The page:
6. If the individual is believed to be potentially volatile, the presence of a security professional trained and experienced in hostile terminations is highly recommended.
  7. As a last resort, have the mental health professional or someone from company security remain near the conference room or attend the meeting if necessary.
  8. If the employee asks why others are present, respond by saying you hope to avoid any possible hostile confrontation.
  9. Those communicating termination decisions should sit closest to the door and preferably on the other side of a table or desk, which can act as a barrier and allow time to escape the room if necessary.
  10. Use a calm, non-provocative tone during the meeting. Appear supportive and understanding without deviating from the true reasons for the meeting.
  11. Answer all questions regarding the reasons for the termination. Listen closely to what the employee has to say and respond to termination related questions succinctly.
  12. Have all relevant facts on hand. Do not make responses that are not supported by documentation.
  13. Offer terminated employees’ out-placement services, severance packages, paid education and skills-building courses and extended access to employee assistance programs.
  14. Inform the employee of work-related finances and available options including COBRA costs, 401(k) and pension plans and unused vacation.
  15. Allow the employee to leave with as much pride and self-respect as possible. Avoid any conduct that has the potential to unnecessarily humiliate the employee.

“After the termination meeting, have the employee leave the premises as soon as possible because the employee’s continued presence at your company will only hurt morale and create an uncomfortable and possibly dangerous environment.  If the terminated individual makes threats of violence or retribution, note these statements and report this to law enforcement authorities.

“It may also be advisable to retain the services of a reputable and professional security or investigations firm to keep the individual under discrete surveillance for an initial 48 to 72 hours, and periodically over the next few months.”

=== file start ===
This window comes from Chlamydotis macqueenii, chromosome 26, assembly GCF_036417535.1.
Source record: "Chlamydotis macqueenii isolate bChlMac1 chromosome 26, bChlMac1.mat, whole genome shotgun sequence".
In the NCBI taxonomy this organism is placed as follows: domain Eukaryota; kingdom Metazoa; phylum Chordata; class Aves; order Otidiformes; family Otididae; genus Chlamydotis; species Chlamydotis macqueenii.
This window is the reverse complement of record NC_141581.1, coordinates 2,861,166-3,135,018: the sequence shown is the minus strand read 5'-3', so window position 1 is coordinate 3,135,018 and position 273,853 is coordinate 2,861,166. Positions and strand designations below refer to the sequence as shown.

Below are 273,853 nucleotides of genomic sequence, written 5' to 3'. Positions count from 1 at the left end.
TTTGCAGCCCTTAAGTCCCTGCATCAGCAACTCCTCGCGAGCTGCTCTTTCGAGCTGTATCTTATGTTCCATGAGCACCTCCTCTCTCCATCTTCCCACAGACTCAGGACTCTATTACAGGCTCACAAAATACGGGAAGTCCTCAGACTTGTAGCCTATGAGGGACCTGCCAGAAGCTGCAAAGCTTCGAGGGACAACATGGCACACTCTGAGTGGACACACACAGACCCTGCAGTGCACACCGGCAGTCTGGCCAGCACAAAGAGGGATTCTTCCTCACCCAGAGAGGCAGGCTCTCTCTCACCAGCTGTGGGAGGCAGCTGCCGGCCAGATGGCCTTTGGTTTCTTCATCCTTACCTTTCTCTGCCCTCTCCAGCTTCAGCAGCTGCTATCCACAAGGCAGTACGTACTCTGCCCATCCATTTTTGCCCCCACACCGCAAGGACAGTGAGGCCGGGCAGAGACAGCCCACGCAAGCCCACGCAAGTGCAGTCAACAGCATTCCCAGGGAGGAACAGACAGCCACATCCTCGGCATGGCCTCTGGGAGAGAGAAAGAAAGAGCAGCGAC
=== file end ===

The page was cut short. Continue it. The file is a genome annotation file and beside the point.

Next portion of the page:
10 Circumstances to Watch for To Protect Yourself and Society


Earlier this month, a street vendor on Times Square in New York City had the presence of mind to call the police when he noticed something unusual about a parked car that was emitting smoke from inside the vehicle.  It was that vendor’s presence of mind that saved hundreds and possibly thousands of lives.

Everyone keeps a sharp eye when they perceive the place they are in is dangerous.  Unfortunately, we are lulled into a sense of false security, according to Jeff Schwartz, Director of Training at U.S. Security Care Inc., when we are in places that physically look safe and/or we see a lot of policemen.  Vigilance isn’t just for focusing on potential terrorist threats; it’s also about being aware of robbers, muggers, rapists, hate groups and an assortment of other people with bad intentions. 

Mr. Schwartz provides the following examples of things we should all be looking out for:

  1. Someone says something about Jihad.
  2. Someone says certain politicians should pay with their lives.
  3. Someone says, “Americans need to be taught a lesson”.
  4. A person walks into a store dressed inappropriately for the weather (i.e., wearing a heavy coat in the summer).
  5. Observed vehicles that look out of place.
  6. Observed someone purchasing suspicious items in large quantities.
  7. You are driving on a back road and a car that looks like a police cruiser is signaling for you to pull over, but you aren’t sure.
  8. Someone is sitting at a bus stop and they are reading a newspaper, but they aren’t turning any pages and they are letting bus after bus go by without getting on or collecting someone.
  9. Co-workers who are perpetually angry with their job or their spouse.
  10. Clients who have made threatening phone calls.

Today, there are a lot of bad actors, according to Schwartz, so everyone must be alert and work with the police to enhance everyone’s safety and well being.